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Import maps: What they are and why they are important

Most current browsers support ESModules. This is the way the ECMAScript standard defines import modules. However, because it’s come late to the party after UMD and CommonJS modules, they are not widely used on client-side code. One of the problems is how to reference the modules we want to import.

Import maps are a way to map the names of imported packages to the full path on the filesystem allowing developers to use bare module import.

At their simplest, import maps are a list of tuples in the form of <package-name>: <path-to-package>

The following example gives Lodash the identified Lodash, like so:

<script type="importmap">
{
  "imports": {
    "lodash": "/node_modules/lodash-es/lodash.js"
  }
}
</script>

Then you can do the following in your module scripts:

<script type="module">
import { partition } from "lodash";

partition(users, 'active');
</script>

Then start a server in the root of your project where your package.json and node_modules folder live. And that’s python3 -m http.server or whichever you prefer.

Now you can import your module scripts with the bare module syntax directly in the browser without intermediate build steps.

The devil is in the details

There are two issues that make this technique more difficult to use than it should be right now.

Browser support

The first one is browser support. Import Maps are currently only supported in Chromium browsers (Chrome, Edge, Opera among others). They are not supported in Firefox and Safari.

The es-module-shims package can polyfill import maps (and other module-related specifications) for older browsers.

It requires some changes to our code. First, we need to load es-module-shims using a script tag with the defer attribute so it won’t block rendering.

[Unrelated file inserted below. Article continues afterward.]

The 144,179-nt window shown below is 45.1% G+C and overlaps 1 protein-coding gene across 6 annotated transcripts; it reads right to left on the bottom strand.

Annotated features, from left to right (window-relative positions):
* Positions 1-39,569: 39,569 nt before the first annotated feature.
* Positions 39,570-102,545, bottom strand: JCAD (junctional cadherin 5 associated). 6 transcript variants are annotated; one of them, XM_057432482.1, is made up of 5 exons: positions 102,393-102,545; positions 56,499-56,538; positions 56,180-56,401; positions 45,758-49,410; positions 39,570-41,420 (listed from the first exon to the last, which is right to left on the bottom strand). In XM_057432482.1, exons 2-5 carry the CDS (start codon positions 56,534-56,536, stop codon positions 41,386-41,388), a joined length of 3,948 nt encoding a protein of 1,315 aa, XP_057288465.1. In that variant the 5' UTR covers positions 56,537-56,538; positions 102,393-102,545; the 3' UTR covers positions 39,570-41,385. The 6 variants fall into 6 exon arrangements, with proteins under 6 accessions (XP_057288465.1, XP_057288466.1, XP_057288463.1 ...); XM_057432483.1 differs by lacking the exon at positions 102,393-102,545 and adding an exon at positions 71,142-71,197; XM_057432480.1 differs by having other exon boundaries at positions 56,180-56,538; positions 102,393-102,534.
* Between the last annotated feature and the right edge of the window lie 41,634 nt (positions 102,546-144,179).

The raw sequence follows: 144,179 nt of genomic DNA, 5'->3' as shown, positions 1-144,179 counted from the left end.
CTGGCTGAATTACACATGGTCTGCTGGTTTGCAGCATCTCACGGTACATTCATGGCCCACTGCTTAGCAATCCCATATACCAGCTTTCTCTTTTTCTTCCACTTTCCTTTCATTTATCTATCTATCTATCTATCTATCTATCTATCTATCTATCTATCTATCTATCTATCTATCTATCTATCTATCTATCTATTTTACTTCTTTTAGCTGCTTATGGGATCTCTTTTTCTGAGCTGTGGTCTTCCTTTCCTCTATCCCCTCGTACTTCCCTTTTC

<script
        defer 
        src="es-module-shims.js">
</script>

The value for the type attribute for the import map changes to importmap-shim so it can use the shim script we loaded.

<script type="importmap-shim">
{
  "imports": {
    "lodash": "/node_modules/lodash-es/lodash.js"
  }
}
</script>

Likewise, the type attribute for module scripts changes to module-shim so it can use the import map we defined.

<script type="module-shim">
  import { partition } from "lodash";
  // ...
  partition(users, 'active');
</script>

The order of the scripts does matter. In any other order, the scripts will not work and you will get an error.

ESM Module availablity

The second issue is that not all packages in NPM are available as ESModules.

Tools like Snowpack can help deal with this. In its simplest use Snowpack “re-installs your dependencies as single JS files to a new web_modules/ directory” to be used with import commands.

You can either run Snopwack manually in your directory:

npx snowpack dev

or run it as an NPM script:

"scripts": {
  "prepare": "snowpack dev"
}

Snowpack will generate a web_modules directories that you’ve specified as dependencies in your package.json and an import map file that you can use to import the modules.

If you need to use packages that are not defined as dependencies in your project’s package.json you can define them as part of your package.json definition

"snowpack": {
  "dependencies": [
    "file1",
    "file2",
    "core-js",
    "module1",
    "module2",
    "moodule3"
  ]
}

It is not an ideal solution, but it works and provides an interim solution until all modules are available as ESModules.